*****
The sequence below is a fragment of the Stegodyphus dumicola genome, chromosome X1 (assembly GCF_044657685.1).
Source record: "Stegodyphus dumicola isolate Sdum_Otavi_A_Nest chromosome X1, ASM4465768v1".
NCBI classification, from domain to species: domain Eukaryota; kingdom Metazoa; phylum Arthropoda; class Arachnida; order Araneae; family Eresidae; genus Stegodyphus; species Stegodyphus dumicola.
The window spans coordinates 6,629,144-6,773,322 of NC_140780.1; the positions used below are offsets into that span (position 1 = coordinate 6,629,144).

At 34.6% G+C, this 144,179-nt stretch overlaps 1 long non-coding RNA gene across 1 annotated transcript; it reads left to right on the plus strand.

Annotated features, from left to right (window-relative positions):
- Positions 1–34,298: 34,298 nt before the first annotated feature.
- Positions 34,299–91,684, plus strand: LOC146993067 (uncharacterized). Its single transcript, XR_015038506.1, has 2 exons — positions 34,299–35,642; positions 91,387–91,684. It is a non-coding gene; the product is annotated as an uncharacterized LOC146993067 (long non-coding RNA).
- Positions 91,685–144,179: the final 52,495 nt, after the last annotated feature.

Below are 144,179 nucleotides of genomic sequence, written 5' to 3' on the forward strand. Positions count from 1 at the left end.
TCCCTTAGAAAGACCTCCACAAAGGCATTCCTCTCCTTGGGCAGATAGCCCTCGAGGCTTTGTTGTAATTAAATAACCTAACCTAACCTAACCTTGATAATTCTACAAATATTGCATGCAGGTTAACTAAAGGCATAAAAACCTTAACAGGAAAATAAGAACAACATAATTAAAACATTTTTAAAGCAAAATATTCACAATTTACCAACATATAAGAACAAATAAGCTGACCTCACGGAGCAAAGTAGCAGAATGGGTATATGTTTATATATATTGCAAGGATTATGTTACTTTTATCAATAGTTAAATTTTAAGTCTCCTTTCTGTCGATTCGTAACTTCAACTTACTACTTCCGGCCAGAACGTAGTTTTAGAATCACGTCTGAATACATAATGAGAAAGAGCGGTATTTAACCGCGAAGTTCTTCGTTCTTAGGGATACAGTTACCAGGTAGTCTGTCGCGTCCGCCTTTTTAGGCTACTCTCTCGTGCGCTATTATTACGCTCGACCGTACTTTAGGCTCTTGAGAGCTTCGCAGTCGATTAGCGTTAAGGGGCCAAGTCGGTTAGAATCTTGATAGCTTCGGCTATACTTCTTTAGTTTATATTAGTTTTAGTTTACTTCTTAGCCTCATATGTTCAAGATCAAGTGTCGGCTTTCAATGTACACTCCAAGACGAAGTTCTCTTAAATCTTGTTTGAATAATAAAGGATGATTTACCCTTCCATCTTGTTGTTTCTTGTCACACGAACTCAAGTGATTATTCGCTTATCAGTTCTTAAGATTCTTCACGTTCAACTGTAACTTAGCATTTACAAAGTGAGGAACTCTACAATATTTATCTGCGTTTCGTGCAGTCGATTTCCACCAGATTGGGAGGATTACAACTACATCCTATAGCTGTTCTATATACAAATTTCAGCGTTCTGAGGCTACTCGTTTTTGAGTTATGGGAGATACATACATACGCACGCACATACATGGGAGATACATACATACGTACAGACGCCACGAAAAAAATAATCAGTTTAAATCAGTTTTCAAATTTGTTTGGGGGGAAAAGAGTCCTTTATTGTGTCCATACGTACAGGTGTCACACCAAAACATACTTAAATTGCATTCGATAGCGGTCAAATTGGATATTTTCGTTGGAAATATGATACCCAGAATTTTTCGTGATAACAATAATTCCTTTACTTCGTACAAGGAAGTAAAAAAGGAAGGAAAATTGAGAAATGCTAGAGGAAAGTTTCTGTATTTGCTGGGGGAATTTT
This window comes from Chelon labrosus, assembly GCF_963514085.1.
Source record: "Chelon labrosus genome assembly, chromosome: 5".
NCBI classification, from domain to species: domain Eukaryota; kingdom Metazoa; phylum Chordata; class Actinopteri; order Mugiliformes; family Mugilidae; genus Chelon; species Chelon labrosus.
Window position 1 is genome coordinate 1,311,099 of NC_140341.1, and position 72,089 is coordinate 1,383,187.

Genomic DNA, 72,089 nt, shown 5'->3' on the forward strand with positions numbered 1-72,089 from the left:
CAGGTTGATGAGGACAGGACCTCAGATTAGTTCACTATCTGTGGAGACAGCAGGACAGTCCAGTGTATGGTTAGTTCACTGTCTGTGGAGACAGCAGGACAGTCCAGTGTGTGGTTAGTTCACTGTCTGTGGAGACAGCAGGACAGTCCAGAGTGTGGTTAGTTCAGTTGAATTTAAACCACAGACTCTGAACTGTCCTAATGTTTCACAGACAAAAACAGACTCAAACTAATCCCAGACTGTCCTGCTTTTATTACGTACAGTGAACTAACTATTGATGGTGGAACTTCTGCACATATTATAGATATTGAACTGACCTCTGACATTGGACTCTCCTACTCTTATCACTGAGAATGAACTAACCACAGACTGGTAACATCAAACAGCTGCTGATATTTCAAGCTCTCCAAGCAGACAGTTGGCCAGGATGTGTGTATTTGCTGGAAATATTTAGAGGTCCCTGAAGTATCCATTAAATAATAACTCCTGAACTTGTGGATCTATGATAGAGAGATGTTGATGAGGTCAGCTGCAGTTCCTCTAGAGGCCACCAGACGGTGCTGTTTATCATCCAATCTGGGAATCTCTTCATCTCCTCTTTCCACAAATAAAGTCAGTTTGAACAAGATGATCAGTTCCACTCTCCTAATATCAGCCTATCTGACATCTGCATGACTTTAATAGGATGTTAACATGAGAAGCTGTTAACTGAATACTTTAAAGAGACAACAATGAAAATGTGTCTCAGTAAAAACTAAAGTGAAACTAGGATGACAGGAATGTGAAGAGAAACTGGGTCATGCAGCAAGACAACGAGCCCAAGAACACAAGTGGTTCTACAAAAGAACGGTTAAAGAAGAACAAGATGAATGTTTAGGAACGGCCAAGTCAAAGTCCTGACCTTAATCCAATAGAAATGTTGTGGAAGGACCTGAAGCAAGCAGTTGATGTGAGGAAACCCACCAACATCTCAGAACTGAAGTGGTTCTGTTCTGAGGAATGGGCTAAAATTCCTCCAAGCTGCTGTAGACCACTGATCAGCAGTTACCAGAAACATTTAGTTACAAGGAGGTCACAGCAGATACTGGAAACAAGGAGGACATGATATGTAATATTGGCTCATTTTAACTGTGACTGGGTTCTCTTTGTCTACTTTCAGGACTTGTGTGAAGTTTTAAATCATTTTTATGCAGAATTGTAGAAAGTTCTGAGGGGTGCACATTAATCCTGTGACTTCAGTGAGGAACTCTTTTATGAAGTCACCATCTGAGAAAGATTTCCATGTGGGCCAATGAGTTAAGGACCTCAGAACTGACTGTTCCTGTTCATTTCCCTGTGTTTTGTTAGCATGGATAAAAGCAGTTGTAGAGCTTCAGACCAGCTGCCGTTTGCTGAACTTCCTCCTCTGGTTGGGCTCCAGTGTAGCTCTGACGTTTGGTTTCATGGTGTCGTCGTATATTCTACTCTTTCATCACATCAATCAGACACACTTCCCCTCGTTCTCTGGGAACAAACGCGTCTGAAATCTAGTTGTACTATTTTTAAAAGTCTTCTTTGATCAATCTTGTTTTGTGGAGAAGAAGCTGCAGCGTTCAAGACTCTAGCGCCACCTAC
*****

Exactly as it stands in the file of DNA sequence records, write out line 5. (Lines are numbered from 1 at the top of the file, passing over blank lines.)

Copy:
At 34.6% G+C, this 144,179-nt stretch overlaps 1 long non-coding RNA gene across 1 annotated transcript; it reads left to right on the plus strand.